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  • Cunningham, Hugh. The Invention of Childhood. London: BBC, 2006.

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    Details the lives of British children from Anglo-Saxon times to the present. Cunningham draws on sources including diaries, autobiographies, paintings, photographs, and letters to explore how children’s lives were shaped by gender, geography, and ethnicity; and he relates children’s lives to larger events in national and international history.

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  • Davis, Angela. Modern Motherhood: Women and Family In England, 1945–2000. Manchester, UK: Manchester University Press, 2012.

    DOI: 10.7228/manchester/9780719084553.001.0001Save Citation »Export Citation » Share Citation »

    Based on oral history interviews, the book examines women’s experiences of motherhood in England between 1945 and 2000. It forms a thematic study looking at aspects of mothers’ lives including education, health care, and work, and includes a chapter on the relationship between mothers and childcare experts.

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  • Heywood, Colin. A History of Childhood: Children and Childhood in the West from Medieval to Modern Times. Cambridge, UK: Polity, 2001.

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    Explores the changing experiences and perceptions of childhood from the early Middle Ages to the 20th century. He argues that while material conditions for children have generally improved, the business of preparing for adulthood has become more complicated, as the young face a bewildering array of choices and expectations.

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  • King, Laura. “Hidden Fathers? The Significance of Fatherhood in Mid-twentieth-century Britain.” Contemporary British History 26 (2012): 25–46.

    DOI: 10.1080/13619462.2012.656385Save Citation »Export Citation » Share Citation »

    King uses evidence from the press and social research to investigate the “intensification” of fatherhood in mid-20th-century Britain, examining both representations of fatherhood and lived experiences. She argues that fathers as historical actors have been marginalized, concluding that fatherhood was invested with a greater significance than has previously been recognized.

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  • Pollock, Linda. A Lasting Relationship: Parents and Children over Three Centuries. London: Fourth Estate, 1987.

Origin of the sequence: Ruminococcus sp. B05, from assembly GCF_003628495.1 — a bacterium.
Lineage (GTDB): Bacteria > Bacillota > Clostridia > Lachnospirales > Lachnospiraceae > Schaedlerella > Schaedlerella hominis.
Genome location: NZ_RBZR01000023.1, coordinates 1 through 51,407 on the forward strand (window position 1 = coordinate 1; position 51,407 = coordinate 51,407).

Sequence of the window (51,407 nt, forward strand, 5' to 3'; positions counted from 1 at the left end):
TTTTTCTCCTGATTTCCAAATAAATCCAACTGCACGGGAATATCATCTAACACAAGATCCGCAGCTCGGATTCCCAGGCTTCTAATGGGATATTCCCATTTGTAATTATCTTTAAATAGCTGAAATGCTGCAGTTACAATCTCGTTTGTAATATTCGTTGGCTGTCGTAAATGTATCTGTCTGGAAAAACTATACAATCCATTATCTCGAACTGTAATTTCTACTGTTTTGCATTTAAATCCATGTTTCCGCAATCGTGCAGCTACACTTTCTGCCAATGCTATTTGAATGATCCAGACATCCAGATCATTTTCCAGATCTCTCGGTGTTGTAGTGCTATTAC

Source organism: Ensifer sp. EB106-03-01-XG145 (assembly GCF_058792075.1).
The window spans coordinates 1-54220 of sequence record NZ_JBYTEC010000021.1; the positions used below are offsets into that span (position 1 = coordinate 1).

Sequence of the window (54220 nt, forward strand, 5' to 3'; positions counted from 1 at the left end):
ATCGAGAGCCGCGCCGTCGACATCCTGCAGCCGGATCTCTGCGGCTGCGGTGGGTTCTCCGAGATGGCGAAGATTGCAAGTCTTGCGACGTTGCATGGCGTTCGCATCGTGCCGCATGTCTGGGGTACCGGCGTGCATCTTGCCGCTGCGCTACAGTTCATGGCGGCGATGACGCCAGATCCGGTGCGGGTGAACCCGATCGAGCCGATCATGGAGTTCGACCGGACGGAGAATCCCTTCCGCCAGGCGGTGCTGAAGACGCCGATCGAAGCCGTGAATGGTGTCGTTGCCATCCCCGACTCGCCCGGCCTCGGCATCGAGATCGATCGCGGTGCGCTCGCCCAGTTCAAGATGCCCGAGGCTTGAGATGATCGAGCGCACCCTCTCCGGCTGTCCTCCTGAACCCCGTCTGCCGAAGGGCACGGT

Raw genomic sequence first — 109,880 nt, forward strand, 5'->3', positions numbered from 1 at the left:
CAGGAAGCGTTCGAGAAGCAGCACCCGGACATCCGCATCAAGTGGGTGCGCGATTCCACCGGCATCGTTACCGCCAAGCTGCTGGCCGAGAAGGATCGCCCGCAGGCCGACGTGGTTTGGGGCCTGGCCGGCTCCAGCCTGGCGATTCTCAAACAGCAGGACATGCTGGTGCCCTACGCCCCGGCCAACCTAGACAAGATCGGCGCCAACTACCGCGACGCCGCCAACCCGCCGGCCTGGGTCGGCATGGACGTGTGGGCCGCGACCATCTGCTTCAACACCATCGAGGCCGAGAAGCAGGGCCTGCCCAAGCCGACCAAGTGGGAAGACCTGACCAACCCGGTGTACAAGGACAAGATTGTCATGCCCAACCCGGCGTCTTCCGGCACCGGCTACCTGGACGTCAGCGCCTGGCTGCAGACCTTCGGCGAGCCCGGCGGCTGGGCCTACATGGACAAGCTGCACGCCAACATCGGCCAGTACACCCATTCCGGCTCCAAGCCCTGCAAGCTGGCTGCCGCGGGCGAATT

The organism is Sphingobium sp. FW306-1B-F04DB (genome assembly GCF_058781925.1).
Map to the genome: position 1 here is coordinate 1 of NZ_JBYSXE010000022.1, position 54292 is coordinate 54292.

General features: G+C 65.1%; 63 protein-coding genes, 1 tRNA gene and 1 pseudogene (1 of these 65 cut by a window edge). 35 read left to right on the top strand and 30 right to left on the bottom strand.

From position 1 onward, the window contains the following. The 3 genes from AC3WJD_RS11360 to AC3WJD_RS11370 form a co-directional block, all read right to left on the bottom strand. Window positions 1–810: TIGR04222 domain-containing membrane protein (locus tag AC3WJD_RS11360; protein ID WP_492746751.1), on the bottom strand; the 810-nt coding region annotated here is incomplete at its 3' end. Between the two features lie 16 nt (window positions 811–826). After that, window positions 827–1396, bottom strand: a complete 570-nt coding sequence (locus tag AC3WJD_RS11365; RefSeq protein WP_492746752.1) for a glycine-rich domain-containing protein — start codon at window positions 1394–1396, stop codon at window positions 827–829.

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    Using letters and selections from diaries and autobiographies, Pollock examines the parent-child relationship during the period between 1600 and 1900 in England and the United States. The book covers a number of subjects, including pregnancy, infancy, discipline, and education. Throughout, Pollock stresses the continuity in parenting attitudes and practices.

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  • Pooley, Sian. “‘All We Parents Want is that Our Children’s Health and Lives Should be Regarded’: Child Health and Parental Concern in England, c. 1860–1910.” Social History of Medicine 23 (2010): 528–548.

    DOI: 10.1093/shm/hkq008Save Citation »Export Citation » Share Citation »

    Explores the interaction between childrearing literature and parents’ experiences in England during the second half of the 19th century. She analyzes the thirteen most re-printed manuals of the period in order to identify contentious issues and the ways advice was revised across the period.

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Manuals in the Non-English-Speaking World

While this article has focused on the advice manuals that were popular in the English-speaking world, there were parallel trends at work in the development of childcare literature beyond this boundary and, of course, ideas were transmitted across national borders. Gacon-Dufour and Jeanne 1826, born in Paris in 1753, was one of the foremost home economists of the Restoration. Her Manuel complet was an example of the 19th-century concern with a woman’s role as the educator of young children, as well as indicating the legacy of Rousseau’s Emile. Born in Geneva in 1766, de Saussure (de Saussure 1828–1832) reflected the concern with religious education that was still at work in the first half of the 19th century. Key 1900 was a Swedish writer on educational subjects who gained an international reputation. In Barnets århundrade she put forward a comprehensive view on education, discussed the relations between parents and children, gave a description of an ideal home, and stressed the importance of exposing children to the “realities” of each day. Meir and Rivkai 1933–1934 and Haarer 1936 demonstrate how childcare advice often had an ideological agenda. Nikitin and Nikitina 1979 and Etxebarría and Bustos 2009 are examples of how the economic and political climate in which advice literature is written shapes its authors’ recommendations, for example in respect to working mothers.